I, Tituba, Black Witch of Salem by Maryse Conde. In 1692, a Barbadian slave name Tituba was arrested for witchcraft. From this histoical fact, the author invents Tituba's life story. Caraf, 1992.

If Beale Street Could Talk by James Baldwin. Fonny finds himself unjustly arrested but his family is determined to free him. Laurel-Leaf.

In Search of Satisfaction by J. California Cooper. A family saga focusing on the two daughters of Josephus, a freed slave, and the ideas of good and evil, wealth and poverty, and black and white relations. Doubleday.

Invisible Man by Ralph Ellison. A black man struggles during the Depression not only with the white man, but with members of his own race. Ballantine, 1952.

Kiss the Girls by James Patterson. Alex Cross, the brilliant black detective first introduced in the bestseller Along Came a Spider, returns in this suspenseful and chilling thriller.

A Lesson Before Dying by Ernest J. Gaines. Novel, set in the 1940s, about a young African-American who is condemned to death for a crime he did not commit, and a teacher who tries to give him pride and dignity. Random ,1993.

Linden Hills by Gloria Naylor. Novel about an affluent community of "successful" black Americans and the different side which is revealed to two young street poets. By the author of Women of Brewster Place. Penguin.

Middle Passage by Charles Johnson. In 1830, a newly freed slave stows away aboard a ship, only to discover it to be a slave ship bound for Africa. Atheneum, 1990.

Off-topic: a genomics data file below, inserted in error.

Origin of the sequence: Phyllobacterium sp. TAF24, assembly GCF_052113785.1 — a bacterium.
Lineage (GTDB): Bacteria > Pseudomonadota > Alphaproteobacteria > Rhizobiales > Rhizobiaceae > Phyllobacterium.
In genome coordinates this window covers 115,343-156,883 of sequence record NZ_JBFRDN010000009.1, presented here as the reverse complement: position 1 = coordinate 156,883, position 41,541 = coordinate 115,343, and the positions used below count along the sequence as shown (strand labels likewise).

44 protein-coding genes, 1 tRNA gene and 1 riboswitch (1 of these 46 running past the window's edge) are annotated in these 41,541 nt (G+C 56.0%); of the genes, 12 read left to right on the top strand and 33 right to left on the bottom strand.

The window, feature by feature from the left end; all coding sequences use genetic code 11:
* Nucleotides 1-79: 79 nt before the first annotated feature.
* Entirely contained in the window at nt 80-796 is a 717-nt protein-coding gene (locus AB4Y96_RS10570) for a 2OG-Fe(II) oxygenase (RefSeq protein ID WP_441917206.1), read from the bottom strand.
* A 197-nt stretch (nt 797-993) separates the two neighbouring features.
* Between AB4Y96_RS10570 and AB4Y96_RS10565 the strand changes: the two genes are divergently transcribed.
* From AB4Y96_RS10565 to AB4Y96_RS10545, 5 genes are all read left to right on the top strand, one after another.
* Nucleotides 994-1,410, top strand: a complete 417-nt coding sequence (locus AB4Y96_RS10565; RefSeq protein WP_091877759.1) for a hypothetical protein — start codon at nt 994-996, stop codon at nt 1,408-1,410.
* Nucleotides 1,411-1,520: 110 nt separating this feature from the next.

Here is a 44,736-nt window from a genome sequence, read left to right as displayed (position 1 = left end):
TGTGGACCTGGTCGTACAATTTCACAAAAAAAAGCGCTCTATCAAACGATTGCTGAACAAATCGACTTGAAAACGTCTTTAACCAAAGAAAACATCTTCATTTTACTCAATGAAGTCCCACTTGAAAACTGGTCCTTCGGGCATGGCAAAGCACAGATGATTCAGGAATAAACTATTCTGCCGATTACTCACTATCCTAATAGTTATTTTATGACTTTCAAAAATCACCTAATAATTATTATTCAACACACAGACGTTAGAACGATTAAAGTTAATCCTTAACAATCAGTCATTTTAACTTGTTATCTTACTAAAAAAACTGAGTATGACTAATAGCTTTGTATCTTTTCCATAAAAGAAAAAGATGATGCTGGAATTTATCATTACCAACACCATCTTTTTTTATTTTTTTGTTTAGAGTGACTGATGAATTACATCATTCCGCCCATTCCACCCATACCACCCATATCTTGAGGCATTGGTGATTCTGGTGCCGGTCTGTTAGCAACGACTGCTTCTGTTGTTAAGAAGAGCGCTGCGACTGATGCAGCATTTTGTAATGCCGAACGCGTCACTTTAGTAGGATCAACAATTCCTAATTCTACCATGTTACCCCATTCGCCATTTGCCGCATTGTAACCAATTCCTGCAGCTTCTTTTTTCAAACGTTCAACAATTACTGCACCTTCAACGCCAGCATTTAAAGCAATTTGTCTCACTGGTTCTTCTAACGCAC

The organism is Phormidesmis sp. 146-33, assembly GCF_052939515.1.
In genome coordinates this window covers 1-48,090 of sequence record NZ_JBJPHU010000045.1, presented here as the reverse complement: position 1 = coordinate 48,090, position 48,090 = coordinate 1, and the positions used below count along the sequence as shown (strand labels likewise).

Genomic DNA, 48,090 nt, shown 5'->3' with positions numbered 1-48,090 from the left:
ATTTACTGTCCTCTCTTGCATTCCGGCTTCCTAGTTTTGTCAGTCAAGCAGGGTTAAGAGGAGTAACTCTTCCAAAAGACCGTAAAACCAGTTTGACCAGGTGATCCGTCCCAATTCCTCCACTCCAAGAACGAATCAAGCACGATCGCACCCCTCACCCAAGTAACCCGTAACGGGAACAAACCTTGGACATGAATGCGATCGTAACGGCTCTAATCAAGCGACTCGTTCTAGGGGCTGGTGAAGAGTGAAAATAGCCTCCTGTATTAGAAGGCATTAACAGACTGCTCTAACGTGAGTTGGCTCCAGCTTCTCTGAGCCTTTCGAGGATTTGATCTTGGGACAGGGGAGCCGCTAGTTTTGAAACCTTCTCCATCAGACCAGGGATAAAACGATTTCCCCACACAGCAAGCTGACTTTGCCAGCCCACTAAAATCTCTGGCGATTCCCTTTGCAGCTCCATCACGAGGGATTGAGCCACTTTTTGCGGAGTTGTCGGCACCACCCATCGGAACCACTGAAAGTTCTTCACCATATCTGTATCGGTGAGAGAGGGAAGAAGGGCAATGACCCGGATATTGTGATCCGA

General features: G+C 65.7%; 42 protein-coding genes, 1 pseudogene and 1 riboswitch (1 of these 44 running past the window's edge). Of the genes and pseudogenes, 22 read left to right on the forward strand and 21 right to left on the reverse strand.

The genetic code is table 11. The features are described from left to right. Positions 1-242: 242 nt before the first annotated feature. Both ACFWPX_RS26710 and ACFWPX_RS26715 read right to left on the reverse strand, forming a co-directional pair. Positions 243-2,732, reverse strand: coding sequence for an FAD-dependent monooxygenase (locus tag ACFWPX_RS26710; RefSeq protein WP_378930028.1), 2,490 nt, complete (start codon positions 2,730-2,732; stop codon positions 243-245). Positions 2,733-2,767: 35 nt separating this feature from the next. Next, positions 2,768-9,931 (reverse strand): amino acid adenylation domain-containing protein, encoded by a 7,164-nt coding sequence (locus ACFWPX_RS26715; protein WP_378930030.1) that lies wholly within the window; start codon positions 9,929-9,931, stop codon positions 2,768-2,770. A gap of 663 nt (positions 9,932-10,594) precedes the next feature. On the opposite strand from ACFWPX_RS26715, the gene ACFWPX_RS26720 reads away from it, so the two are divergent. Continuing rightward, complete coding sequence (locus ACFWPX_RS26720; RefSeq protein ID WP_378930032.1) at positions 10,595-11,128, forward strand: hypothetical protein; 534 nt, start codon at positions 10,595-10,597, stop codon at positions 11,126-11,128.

Native Son by Richard Wright. The tale of Bigger Thomas and his struggle for survival in a hostile country, America in the 1930's. Harper, 1969.

1959: A Novel by Thulani Davis. A pivotal year in the life of an 11-year-old girl -- the year that integration shook her town. Grove, 1992.

No Other Tale to Tell by Richard Perry. Haunted by a family tragedy and her father's rejection of her after she bore a child by her adopted white brother, Carla trusts no one in this tale of psychological suffering. Morrow, 1994.

Parable of the Sower by Octavia Butler. A 21st century woman burned our of her decaying southern California neighborhood bands together with other refugees. Four Walls.

Possessing the Secret of Joy by Alice Walker. Story of a tribal African woman who lives much of her adult life in the U.S., and her battle with madness as the result of submitting to the custom of genital mutilation. Harcourt, 1992.